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April 24, 2012

"Just Keep Them Moving."

“Just Keep Them Moving…”

 

        “President and Mrs. Reagan Request The Pleasure of The Company of Mr. Richmond….”  


The fancy inscribed invitation was printed on heavy card stock, with raised lettering, and went on to describe the menu for the White House Luncheon, down to the California Sauvignon Blanc and petit fours.

East Room table setu.jpgOn the appointed day and hour, I joined about 150 other guests at the White House, for the annual Voluntary Action Awards luncheon.

In one corner of the East Room, where the event was held, was a reception line. We walked up to, were introduced to and shook the hands of Nancy Reagan and Barbara Bush.  

Mrs. Reagan was still relatively young.  But I had a strange, negative reaction to her ice cold hand, bright red lipstick and heavy white pancake makeup.  This exHollywood actress and in photos very attractive woman – looked anorexic, almost unworldly – a pencil-then version of Yvonne De Carlo in The Munster’s TV series.  

Mrs. Bush was a dervish of gestures, a fro' of white hair ringing head like a halo.

We were seated at cramped tables of 8 in the East Room, and a U.S. Marine Corps Honor Guard marched in The Colors.

The lunch was a formal affair.  I chatted with Senator Charles Grassley of Iowa, sitting next to me, in his first Senate term  and loquacious over the unanticipated vagaries of constituent services.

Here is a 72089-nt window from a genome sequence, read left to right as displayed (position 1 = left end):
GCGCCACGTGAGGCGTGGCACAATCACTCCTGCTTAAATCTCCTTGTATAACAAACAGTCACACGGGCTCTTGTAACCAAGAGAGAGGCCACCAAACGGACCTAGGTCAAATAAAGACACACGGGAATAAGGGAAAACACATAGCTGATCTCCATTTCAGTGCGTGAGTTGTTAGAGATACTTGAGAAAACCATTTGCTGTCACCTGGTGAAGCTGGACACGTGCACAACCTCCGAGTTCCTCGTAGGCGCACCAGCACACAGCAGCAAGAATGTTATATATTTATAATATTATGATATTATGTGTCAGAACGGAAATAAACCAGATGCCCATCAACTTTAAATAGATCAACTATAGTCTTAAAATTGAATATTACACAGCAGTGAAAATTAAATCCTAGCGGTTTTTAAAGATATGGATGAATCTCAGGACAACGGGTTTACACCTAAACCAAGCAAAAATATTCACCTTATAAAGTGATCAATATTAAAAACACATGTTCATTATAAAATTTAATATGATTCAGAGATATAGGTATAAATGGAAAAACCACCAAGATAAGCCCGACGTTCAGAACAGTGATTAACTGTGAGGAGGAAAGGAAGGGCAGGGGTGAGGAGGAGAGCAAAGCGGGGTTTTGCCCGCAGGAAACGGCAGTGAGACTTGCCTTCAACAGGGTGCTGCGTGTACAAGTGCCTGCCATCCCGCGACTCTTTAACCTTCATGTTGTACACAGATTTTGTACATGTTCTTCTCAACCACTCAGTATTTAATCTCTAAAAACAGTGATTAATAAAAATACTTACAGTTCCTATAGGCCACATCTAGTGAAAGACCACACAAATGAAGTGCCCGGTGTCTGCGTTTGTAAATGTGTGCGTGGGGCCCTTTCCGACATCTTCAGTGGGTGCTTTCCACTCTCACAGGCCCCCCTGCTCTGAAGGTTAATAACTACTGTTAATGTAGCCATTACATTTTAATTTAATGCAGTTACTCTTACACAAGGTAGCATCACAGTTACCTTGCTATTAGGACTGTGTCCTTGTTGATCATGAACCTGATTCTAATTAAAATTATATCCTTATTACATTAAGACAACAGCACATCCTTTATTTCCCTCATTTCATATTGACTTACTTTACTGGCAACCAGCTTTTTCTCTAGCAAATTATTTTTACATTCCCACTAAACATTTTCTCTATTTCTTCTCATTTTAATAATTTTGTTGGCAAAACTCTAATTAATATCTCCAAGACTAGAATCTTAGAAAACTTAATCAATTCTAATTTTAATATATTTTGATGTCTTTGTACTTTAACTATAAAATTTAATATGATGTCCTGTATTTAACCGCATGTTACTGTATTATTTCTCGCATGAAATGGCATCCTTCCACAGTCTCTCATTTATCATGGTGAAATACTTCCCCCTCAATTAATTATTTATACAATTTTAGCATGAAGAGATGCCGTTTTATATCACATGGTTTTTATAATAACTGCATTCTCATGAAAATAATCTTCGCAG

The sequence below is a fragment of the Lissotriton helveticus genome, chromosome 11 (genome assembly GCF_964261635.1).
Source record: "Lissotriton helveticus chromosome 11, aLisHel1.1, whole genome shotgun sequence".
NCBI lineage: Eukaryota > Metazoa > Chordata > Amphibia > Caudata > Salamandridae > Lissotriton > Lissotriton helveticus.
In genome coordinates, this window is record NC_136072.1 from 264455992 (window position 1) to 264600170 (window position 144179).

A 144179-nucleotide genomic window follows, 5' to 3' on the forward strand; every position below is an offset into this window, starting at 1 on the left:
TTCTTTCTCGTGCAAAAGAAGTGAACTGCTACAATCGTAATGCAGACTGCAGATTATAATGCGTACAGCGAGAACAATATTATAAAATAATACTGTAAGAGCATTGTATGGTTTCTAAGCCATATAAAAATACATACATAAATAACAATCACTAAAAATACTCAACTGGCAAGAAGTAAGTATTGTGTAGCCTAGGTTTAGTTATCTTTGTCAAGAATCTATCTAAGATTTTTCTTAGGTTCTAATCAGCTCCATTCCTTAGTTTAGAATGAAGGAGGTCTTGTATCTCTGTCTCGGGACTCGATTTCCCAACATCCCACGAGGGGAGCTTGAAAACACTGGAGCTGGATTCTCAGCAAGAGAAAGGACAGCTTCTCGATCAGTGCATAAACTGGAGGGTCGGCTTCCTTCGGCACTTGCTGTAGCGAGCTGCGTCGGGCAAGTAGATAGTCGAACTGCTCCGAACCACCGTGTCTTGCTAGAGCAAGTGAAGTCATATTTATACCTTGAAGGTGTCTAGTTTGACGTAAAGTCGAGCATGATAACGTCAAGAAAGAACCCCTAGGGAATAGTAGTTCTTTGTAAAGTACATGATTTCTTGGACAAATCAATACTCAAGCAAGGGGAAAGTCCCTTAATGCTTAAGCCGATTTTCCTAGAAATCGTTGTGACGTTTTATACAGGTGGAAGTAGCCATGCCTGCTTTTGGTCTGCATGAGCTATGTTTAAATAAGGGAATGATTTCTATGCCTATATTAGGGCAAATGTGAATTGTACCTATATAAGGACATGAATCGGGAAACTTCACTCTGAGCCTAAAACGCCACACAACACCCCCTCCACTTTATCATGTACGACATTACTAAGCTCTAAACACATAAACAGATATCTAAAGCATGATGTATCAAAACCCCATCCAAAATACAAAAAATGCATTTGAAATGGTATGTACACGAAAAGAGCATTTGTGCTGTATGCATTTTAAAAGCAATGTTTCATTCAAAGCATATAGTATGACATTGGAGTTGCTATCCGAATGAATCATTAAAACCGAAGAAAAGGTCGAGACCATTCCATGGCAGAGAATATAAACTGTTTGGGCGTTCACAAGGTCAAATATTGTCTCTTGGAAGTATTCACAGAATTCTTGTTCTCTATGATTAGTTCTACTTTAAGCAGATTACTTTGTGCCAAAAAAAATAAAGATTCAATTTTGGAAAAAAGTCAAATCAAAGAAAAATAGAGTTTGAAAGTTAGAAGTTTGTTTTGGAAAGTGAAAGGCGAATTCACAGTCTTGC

Mrs. Reagan and Bush presented the Luncheon Awards. (No sign of their distinguished spouses.)

Afterwards, The First Lady and Mrs. Bush stood in the White House doorway, saying good bye and good day.  

I was a bit overwhelmed, as a Proud American, as we waited to file out into the bright Washington sunshine and afternoon.

A lovely, thoughtful goodbye – a closing touch, special ending to a special day.

The departure line had slackened as it neared the door.

Suddenly, Mrs. Bush could be heard rather loudly instructing a minion behind her: “Just keep them moving.”

Good thing The Gipper was not there...he'd a kept the line moving, but probably wouldnt have appreciated Barbara's push.

Mrs. Bush was never shy about calling 'em as she saw 'em.

 

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